Third, “It reduces the long-term earnings of the poor.” A higher minimum wage makes it less likely for workers to “move up” the economic ladder. The CBO report notes in passing: “A higher minimum wage might draw some workers who would otherwise attend school into the labor force. Those potential effects on family income are not accounted for in this analysis.” 

Fourth, “It squanders young people’s personal potential.” Encouraging young people to forgo higher education robs them, and society, of the blessings that flow from reaching their full potential. A 1995 study, which confirmed previous studies, found that increasing “minimum wages lead to a decline in the school enrollment rate and an increase in the proportion of teenagers who are neither employed nor enrolled in school.”

It’s no surprise that higher wages may “stimulate” labor participation. The “Bureau of Labor Statistics” found that the average worker with a high school diploma earns $192 a week, or $9,984 a year, more than someone without a diploma; and someone with a four-year college degree makes $23,972 a year more than a high school graduate.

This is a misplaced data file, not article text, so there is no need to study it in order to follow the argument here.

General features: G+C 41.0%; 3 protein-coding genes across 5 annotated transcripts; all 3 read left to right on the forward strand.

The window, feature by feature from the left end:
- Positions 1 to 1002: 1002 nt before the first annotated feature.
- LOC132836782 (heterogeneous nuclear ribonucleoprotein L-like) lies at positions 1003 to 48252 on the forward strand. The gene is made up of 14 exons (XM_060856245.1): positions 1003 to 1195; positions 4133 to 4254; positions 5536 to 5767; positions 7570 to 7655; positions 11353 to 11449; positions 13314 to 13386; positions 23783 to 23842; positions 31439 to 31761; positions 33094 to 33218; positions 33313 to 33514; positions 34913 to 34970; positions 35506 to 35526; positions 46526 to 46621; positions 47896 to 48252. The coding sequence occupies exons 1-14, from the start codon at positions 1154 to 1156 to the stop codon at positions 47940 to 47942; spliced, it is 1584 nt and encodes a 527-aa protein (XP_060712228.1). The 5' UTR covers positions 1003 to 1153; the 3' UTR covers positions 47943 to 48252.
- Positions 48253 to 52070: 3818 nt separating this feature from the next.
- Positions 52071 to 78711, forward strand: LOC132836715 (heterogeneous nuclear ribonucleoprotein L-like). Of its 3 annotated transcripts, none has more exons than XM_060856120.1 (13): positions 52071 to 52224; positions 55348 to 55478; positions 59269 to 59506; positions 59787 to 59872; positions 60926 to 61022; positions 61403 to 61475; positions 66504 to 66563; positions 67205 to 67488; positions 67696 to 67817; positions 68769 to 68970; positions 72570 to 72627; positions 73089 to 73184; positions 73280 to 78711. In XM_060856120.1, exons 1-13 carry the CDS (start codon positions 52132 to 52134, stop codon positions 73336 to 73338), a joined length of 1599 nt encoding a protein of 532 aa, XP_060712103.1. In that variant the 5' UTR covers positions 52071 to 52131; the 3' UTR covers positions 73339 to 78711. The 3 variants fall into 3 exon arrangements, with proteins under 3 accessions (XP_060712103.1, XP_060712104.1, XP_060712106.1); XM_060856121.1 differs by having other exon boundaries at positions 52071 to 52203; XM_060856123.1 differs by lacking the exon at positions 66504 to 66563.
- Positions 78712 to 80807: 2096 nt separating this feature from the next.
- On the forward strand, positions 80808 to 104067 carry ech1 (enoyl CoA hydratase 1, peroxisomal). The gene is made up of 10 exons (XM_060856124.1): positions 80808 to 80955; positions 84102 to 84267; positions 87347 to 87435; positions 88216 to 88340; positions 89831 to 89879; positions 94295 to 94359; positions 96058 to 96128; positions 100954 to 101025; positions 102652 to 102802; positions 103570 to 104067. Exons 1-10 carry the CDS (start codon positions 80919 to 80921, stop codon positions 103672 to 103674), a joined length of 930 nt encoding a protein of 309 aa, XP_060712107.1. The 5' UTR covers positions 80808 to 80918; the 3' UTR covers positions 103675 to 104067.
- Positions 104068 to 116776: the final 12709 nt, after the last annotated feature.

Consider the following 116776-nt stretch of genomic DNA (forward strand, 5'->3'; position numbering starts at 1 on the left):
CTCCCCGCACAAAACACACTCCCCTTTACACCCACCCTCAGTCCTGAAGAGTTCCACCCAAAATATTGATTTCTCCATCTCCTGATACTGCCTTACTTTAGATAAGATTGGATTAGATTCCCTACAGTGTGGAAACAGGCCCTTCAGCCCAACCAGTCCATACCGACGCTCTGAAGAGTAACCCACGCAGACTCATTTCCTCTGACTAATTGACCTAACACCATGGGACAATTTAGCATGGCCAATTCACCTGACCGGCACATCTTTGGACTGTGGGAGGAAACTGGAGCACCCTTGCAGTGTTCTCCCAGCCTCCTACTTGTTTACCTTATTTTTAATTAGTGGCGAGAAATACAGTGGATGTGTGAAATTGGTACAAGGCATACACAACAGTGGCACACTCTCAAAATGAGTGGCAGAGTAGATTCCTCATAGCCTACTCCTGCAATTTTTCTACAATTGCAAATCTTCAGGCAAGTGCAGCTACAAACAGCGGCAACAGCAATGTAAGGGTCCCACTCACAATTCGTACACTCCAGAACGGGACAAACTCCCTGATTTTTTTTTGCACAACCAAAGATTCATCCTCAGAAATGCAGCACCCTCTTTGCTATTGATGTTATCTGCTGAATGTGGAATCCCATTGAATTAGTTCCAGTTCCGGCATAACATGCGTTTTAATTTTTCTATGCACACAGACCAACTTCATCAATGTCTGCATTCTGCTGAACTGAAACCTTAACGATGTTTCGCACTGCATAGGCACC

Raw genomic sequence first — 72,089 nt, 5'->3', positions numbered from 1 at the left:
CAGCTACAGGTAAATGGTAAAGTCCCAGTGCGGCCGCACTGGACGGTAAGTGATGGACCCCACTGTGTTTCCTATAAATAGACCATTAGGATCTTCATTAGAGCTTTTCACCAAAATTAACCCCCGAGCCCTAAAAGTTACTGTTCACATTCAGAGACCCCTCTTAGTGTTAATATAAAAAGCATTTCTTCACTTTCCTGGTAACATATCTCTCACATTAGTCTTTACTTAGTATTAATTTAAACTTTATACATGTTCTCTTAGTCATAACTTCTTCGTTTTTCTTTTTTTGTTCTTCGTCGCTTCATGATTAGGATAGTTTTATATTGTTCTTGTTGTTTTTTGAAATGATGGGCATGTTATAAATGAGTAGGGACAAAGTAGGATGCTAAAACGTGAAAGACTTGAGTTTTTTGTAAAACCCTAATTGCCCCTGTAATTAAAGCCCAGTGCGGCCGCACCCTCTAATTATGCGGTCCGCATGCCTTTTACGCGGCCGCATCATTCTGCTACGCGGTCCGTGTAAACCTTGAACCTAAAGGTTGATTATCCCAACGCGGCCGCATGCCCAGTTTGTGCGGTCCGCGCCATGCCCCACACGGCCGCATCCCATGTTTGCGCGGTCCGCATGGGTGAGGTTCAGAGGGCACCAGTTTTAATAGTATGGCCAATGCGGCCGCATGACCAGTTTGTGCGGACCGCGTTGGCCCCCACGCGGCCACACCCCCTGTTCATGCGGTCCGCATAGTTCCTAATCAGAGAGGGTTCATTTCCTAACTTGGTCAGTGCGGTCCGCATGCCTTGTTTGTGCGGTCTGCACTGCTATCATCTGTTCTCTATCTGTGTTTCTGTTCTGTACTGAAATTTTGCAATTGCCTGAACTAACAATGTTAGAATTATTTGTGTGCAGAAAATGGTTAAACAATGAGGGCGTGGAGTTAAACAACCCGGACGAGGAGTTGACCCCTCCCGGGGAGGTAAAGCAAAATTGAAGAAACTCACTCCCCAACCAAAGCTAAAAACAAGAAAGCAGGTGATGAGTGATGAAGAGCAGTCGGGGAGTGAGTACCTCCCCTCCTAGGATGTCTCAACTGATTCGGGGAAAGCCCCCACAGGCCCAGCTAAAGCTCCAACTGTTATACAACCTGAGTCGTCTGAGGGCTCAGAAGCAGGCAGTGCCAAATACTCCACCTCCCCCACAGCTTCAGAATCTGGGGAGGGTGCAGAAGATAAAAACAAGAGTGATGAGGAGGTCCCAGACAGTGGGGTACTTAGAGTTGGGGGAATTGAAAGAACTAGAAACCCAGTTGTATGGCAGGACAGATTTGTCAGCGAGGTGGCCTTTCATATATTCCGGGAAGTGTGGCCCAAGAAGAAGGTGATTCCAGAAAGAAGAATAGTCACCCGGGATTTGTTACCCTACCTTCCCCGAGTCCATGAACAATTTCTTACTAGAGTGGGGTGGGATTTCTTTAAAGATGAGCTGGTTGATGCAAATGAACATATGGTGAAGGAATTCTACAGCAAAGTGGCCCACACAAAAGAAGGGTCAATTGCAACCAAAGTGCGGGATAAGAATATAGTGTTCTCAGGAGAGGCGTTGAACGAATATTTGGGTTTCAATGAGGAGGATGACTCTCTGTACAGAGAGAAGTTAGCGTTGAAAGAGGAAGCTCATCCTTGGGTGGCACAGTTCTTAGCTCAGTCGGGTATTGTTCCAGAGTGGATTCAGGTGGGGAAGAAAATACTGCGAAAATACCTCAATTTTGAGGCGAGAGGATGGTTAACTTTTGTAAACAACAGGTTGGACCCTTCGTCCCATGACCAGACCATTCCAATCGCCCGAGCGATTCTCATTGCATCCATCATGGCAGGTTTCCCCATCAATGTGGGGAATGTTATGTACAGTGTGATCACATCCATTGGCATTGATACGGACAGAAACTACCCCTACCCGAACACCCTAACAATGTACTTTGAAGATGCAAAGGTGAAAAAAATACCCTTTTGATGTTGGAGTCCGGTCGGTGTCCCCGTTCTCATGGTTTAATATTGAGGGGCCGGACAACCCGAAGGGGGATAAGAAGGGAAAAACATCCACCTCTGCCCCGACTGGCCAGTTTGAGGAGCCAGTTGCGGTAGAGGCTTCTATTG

A high “minimum wage” tantalizes workers in late adolescence with the immediate gratification of what seems to be “good money.” But it locks them into lower “income strata” for life. This is no small issue, since young people are the largest cohort of people affected by the minimum wage: “Nearly 98 percent of people earning the minimum wage are 24 or younger.”

This leads to the greatest “harm done by an excessively high minimum wage.”

To be sure, the rise of those “Neither Employed nor in Education or Training” (NEET) has a detrimental impact on society.“The male retreat from the labor force has exacerbated family breakdown, promoted welfare dependence, and recast ‘disability’ into a viable alternative lifestyle. Among these men the death of work seems to mean also the death of civic engagement, community participation, and voluntary association,” wrote Nicholas Eberstadt of AEI.